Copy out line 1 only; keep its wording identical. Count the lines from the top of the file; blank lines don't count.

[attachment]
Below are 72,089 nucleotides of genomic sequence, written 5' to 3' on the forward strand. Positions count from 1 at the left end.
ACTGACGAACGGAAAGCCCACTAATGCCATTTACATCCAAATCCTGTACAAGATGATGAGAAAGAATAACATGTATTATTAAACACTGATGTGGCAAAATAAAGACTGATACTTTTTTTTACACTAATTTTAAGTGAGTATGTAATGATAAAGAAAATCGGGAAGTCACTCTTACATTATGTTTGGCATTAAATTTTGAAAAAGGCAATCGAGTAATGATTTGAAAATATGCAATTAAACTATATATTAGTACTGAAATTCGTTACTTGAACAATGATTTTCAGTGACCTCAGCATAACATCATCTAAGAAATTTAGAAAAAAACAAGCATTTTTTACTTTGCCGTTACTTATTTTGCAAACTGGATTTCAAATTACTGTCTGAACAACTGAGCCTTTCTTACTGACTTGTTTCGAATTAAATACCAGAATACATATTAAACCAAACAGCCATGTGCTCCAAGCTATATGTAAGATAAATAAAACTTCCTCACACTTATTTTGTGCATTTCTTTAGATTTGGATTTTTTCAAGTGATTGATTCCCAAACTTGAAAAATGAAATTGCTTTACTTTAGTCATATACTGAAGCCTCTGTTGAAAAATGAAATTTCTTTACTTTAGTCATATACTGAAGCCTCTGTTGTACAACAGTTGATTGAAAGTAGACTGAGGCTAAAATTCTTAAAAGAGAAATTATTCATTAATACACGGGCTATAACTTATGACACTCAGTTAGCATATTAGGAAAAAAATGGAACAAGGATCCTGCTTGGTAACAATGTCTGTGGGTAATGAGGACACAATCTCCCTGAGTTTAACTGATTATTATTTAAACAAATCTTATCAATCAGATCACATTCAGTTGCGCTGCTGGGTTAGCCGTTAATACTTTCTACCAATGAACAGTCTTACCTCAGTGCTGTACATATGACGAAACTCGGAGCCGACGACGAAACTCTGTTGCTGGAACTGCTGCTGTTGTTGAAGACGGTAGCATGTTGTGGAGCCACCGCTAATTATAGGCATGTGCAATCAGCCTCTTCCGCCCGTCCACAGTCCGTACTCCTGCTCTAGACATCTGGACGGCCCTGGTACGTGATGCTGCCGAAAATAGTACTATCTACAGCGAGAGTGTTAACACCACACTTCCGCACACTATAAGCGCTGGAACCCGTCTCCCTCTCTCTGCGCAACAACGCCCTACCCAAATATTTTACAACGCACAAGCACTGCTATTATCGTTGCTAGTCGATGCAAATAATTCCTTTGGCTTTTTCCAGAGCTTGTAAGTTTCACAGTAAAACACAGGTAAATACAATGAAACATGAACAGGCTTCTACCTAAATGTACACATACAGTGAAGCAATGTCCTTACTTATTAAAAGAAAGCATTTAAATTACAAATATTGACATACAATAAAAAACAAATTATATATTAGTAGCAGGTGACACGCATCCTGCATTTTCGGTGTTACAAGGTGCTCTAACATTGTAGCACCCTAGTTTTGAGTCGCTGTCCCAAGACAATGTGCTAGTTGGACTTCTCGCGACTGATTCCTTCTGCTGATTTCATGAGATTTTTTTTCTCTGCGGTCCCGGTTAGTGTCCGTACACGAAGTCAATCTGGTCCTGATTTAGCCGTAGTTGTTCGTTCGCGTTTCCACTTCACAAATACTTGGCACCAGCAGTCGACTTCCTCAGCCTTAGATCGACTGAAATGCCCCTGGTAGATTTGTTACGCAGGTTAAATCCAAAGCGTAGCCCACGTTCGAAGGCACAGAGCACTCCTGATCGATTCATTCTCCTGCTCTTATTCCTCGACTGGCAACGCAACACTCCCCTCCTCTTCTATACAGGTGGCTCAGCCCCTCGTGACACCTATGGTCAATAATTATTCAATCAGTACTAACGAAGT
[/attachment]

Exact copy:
Below are 72,089 nucleotides of genomic sequence, written 5' to 3' on the forward strand. Positions count from 1 at the left end.